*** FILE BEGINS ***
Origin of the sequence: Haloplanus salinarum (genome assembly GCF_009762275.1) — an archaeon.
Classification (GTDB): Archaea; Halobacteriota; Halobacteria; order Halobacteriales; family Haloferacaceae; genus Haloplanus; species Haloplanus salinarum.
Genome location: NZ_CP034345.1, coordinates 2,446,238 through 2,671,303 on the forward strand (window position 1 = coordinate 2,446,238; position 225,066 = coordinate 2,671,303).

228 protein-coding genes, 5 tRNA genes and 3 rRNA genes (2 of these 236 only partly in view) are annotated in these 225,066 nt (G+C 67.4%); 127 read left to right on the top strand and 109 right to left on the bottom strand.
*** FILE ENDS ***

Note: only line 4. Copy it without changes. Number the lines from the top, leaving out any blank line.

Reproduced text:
228 protein-coding genes, 5 tRNA genes and 3 rRNA genes (2 of these 236 only partly in view) are annotated in these 225,066 nt (G+C 67.4%); 127 read left to right on the top strand and 109 right to left on the bottom strand.